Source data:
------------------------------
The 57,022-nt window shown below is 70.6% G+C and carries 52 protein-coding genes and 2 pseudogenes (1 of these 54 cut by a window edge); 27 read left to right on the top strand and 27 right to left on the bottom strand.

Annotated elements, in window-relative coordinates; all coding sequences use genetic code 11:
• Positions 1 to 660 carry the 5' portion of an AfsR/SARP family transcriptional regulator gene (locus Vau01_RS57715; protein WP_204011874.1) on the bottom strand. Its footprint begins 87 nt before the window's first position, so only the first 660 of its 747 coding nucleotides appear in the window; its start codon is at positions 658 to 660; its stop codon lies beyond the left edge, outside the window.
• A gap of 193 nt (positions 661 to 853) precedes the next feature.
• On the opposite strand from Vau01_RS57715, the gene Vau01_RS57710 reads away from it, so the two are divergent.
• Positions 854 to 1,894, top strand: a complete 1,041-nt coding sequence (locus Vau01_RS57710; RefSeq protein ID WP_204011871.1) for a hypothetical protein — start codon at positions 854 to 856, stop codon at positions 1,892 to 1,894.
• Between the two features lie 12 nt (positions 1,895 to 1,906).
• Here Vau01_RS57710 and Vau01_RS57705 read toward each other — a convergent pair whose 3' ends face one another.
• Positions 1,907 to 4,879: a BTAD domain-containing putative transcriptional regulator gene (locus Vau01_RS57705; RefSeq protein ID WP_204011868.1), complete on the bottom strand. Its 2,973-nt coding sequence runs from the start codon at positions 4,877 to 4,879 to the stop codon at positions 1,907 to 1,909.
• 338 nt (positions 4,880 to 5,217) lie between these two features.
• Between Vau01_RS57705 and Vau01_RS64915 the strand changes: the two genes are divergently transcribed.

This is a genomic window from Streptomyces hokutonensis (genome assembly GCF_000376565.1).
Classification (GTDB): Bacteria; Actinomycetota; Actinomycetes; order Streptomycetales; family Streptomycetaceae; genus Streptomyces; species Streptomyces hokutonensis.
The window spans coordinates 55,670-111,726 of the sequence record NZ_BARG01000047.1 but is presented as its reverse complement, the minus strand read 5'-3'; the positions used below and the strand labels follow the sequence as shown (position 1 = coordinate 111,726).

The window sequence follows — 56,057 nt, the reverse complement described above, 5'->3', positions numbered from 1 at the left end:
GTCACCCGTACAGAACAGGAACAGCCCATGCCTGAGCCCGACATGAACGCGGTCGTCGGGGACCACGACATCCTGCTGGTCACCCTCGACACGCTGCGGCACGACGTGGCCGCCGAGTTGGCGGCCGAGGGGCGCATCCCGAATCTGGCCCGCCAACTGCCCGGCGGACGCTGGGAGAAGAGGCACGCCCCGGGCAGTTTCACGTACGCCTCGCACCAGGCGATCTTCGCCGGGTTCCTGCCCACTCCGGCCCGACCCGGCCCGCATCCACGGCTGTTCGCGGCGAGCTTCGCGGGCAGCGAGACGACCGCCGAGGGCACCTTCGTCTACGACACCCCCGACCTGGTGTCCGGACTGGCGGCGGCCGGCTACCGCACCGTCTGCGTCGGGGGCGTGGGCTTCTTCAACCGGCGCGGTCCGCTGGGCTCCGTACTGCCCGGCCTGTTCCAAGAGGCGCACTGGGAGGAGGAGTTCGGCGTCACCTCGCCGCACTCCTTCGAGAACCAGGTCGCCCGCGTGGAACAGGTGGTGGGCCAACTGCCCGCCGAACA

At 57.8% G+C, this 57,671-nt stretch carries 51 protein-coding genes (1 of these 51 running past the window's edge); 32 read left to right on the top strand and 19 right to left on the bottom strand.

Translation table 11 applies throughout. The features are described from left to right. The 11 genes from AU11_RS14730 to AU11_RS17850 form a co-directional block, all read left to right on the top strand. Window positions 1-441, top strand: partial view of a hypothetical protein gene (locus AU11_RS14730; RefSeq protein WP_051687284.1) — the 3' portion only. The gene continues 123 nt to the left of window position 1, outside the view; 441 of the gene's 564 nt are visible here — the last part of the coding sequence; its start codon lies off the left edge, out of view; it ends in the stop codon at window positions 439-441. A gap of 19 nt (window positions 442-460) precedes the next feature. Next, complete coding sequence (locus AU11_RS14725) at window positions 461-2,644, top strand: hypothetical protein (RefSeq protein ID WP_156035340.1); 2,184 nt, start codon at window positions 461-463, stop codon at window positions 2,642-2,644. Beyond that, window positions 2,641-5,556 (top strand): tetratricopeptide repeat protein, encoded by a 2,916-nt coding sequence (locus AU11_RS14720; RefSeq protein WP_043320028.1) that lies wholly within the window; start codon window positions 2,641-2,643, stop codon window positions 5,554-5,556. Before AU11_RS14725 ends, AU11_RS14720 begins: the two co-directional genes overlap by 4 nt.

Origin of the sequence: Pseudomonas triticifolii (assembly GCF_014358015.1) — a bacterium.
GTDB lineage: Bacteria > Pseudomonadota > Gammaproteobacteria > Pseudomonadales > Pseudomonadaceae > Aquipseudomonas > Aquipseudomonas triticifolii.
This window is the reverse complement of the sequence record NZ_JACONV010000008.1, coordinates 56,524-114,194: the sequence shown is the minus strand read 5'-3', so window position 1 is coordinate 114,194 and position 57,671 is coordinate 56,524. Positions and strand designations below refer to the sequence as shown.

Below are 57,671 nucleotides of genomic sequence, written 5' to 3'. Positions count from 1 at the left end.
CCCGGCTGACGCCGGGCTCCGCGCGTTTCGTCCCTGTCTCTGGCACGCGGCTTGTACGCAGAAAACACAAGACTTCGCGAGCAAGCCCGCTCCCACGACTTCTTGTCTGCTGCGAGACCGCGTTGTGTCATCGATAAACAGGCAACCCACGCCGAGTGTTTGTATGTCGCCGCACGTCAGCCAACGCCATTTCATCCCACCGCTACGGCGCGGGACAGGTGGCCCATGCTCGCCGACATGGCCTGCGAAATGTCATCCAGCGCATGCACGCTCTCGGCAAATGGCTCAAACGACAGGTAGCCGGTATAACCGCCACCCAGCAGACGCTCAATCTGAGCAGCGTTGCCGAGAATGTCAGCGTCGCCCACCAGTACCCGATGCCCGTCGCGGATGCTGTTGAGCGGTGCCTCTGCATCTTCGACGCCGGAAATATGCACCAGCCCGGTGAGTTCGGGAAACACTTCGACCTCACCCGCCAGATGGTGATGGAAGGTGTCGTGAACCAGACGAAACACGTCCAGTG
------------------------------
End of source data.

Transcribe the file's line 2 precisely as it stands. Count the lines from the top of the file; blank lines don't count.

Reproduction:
Annotated elements, in window-relative coordinates; all coding sequences use genetic code 11: